Policing has come a long way since the days of good ole boy Barney Fife.
Once upon a time, cops were tasked primarily with things like catching murderers and rapists and protecting property.
They were always used, of course, whenever necessary, to protect state interests – but, then again, the state’s interests weren’t always so obviously nefarious and illegitimate as they are today.
Law enforcement’s purview expansion is explained in large part by securitization theory.
As a result of the this process, peculiar new breeds of law enforcement – Public Health© officers and green police – have sprung up throughout the West.
Securitization theory: the advent of new security threats
The basic premise of securitization theory in political science is that, given the opportunity, a state will endlessly concoct new security “threats” as a justification to exercise greater power outside of the constraints of the normal political process:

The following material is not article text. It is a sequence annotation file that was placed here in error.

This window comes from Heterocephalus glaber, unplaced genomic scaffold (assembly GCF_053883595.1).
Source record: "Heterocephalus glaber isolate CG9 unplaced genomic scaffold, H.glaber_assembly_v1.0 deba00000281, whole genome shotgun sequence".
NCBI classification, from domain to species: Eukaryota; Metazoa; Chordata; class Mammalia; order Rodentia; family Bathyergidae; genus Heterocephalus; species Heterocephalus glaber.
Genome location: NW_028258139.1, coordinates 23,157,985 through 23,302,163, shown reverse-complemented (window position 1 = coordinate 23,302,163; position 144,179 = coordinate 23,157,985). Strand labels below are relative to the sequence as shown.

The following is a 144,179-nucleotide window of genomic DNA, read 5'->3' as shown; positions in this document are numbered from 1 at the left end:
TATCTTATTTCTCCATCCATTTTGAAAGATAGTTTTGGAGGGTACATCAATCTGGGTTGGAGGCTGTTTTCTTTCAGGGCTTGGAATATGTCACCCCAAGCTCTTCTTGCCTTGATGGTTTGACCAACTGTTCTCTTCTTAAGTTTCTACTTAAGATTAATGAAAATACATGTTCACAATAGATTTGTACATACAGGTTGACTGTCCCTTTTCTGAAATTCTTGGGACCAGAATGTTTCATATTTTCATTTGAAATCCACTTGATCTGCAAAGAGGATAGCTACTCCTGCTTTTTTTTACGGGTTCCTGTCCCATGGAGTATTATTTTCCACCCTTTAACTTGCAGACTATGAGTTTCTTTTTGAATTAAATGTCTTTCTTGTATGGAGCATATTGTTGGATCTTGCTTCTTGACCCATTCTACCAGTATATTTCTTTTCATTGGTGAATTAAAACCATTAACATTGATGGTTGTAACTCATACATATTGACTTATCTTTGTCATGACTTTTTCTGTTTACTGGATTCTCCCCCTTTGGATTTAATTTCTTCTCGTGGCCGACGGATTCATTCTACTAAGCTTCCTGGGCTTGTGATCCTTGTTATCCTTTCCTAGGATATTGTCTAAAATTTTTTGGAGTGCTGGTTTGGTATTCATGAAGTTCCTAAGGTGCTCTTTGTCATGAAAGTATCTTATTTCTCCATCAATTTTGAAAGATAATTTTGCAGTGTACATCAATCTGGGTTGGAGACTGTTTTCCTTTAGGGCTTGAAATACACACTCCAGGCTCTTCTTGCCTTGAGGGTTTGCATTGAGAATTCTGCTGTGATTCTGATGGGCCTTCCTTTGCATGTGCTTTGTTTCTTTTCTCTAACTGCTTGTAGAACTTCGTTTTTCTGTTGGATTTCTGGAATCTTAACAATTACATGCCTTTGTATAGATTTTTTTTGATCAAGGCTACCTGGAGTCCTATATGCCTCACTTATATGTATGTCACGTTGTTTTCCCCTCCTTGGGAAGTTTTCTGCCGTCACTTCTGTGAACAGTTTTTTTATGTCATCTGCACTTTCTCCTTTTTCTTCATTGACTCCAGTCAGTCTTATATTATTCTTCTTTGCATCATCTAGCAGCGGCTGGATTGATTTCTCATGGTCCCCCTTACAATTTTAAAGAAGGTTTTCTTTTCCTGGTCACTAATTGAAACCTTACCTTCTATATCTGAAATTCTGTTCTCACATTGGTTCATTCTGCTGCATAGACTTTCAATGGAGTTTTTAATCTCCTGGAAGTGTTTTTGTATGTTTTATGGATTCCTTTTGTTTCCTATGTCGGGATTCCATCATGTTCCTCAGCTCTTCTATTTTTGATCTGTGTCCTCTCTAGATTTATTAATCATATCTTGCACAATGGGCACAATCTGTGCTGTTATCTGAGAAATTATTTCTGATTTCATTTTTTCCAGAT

“Securitisation theory shows us that national security policy is not a natural given, but carefully designated by politicians and decision-makers. According to securitisation theory, political issues are constituted as extreme security issues to be dealt with urgently when they have been labelled as ‘dangerous’… by a ‘securitising actor’ who has the social and institutional power to move the issue ‘beyond politics’.”
The process, in a nutshell, works like this:
- The government identifies a new existential “threat,” either legitimate or overblown, either naturally occurring or cynically engineered by the state itself.
- The corporate media and corporate state stoke fear about the threat into the hearts and minds of a gullible public
- In the fog of panic, the state slyly provisions itself with new authority and resources to combat the threat, thereby increasing its power
The threats change, but whether “domestic terrorism,” COVID-19, or climate change, the process largely remains the same.
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